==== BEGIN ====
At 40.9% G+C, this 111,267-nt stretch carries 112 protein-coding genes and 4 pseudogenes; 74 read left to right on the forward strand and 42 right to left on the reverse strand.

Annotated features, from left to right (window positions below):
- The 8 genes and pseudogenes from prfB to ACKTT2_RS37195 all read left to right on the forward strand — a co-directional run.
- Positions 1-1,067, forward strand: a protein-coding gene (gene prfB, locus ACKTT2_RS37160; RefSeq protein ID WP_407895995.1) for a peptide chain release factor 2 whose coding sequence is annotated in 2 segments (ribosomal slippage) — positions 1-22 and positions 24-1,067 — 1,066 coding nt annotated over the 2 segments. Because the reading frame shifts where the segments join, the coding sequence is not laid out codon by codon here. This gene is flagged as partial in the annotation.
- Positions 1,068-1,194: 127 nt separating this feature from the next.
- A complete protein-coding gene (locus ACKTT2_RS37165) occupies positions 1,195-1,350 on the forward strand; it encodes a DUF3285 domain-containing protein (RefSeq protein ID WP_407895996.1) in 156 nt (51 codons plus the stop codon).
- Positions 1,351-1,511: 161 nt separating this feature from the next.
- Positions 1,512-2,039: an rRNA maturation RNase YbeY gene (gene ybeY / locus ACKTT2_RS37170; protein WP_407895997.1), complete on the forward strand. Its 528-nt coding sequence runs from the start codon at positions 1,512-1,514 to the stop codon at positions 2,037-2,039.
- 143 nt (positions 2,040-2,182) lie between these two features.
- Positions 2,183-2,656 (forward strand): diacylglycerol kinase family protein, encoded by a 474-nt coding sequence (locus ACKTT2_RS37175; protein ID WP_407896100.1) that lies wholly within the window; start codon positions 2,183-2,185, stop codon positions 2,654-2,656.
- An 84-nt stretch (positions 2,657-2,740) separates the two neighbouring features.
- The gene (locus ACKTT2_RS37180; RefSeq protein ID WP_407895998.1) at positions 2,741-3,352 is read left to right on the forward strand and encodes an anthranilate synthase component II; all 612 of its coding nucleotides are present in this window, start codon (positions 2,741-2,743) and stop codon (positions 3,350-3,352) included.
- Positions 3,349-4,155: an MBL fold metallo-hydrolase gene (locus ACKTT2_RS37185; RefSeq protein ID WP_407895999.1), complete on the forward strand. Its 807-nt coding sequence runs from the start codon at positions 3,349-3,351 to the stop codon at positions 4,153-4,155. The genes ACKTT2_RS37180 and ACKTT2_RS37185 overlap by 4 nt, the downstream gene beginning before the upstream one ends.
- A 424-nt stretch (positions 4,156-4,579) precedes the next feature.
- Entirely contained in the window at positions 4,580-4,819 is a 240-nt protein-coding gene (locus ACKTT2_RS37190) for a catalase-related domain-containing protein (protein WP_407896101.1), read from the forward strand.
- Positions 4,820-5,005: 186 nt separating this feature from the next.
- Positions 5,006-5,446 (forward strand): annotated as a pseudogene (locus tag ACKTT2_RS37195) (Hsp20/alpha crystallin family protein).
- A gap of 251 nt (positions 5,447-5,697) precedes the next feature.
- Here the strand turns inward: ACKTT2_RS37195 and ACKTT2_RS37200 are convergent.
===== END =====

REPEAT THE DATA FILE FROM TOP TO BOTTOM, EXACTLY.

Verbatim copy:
At 40.9% G+C, this 111,267-nt stretch carries 112 protein-coding genes and 4 pseudogenes; 74 read left to right on the forward strand and 42 right to left on the reverse strand.

Annotated features, from left to right (window positions below):
- The 8 genes and pseudogenes from prfB to ACKTT2_RS37195 all read left to right on the forward strand — a co-directional run.
- Positions 1-1,067, forward strand: a protein-coding gene (gene prfB, locus ACKTT2_RS37160; RefSeq protein ID WP_407895995.1) for a peptide chain release factor 2 whose coding sequence is annotated in 2 segments (ribosomal slippage) — positions 1-22 and positions 24-1,067 — 1,066 coding nt annotated over the 2 segments. Because the reading frame shifts where the segments join, the coding sequence is not laid out codon by codon here. This gene is flagged as partial in the annotation.
- Positions 1,068-1,194: 127 nt separating this feature from the next.
- A complete protein-coding gene (locus ACKTT2_RS37165) occupies positions 1,195-1,350 on the forward strand; it encodes a DUF3285 domain-containing protein (RefSeq protein ID WP_407895996.1) in 156 nt (51 codons plus the stop codon).
- Positions 1,351-1,511: 161 nt separating this feature from the next.
- Positions 1,512-2,039: an rRNA maturation RNase YbeY gene (gene ybeY / locus ACKTT2_RS37170; protein WP_407895997.1), complete on the forward strand. Its 528-nt coding sequence runs from the start codon at positions 1,512-1,514 to the stop codon at positions 2,037-2,039.
- 143 nt (positions 2,040-2,182) lie between these two features.
- Positions 2,183-2,656 (forward strand): diacylglycerol kinase family protein, encoded by a 474-nt coding sequence (locus ACKTT2_RS37175; protein ID WP_407896100.1) that lies wholly within the window; start codon positions 2,183-2,185, stop codon positions 2,654-2,656.
- An 84-nt stretch (positions 2,657-2,740) separates the two neighbouring features.
- The gene (locus ACKTT2_RS37180; RefSeq protein ID WP_407895998.1) at positions 2,741-3,352 is read left to right on the forward strand and encodes an anthranilate synthase component II; all 612 of its coding nucleotides are present in this window, start codon (positions 2,741-2,743) and stop codon (positions 3,350-3,352) included.
- Positions 3,349-4,155: an MBL fold metallo-hydrolase gene (locus ACKTT2_RS37185; RefSeq protein ID WP_407895999.1), complete on the forward strand. Its 807-nt coding sequence runs from the start codon at positions 3,349-3,351 to the stop codon at positions 4,153-4,155. The genes ACKTT2_RS37180 and ACKTT2_RS37185 overlap by 4 nt, the downstream gene beginning before the upstream one ends.
- A 424-nt stretch (positions 4,156-4,579) precedes the next feature.
- Entirely contained in the window at positions 4,580-4,819 is a 240-nt protein-coding gene (locus ACKTT2_RS37190) for a catalase-related domain-containing protein (protein WP_407896101.1), read from the forward strand.
- Positions 4,820-5,005: 186 nt separating this feature from the next.
- Positions 5,006-5,446 (forward strand): annotated as a pseudogene (locus tag ACKTT2_RS37195) (Hsp20/alpha crystallin family protein).
- A gap of 251 nt (positions 5,447-5,697) precedes the next feature.
- Here the strand turns inward: ACKTT2_RS37195 and ACKTT2_RS37200 are convergent.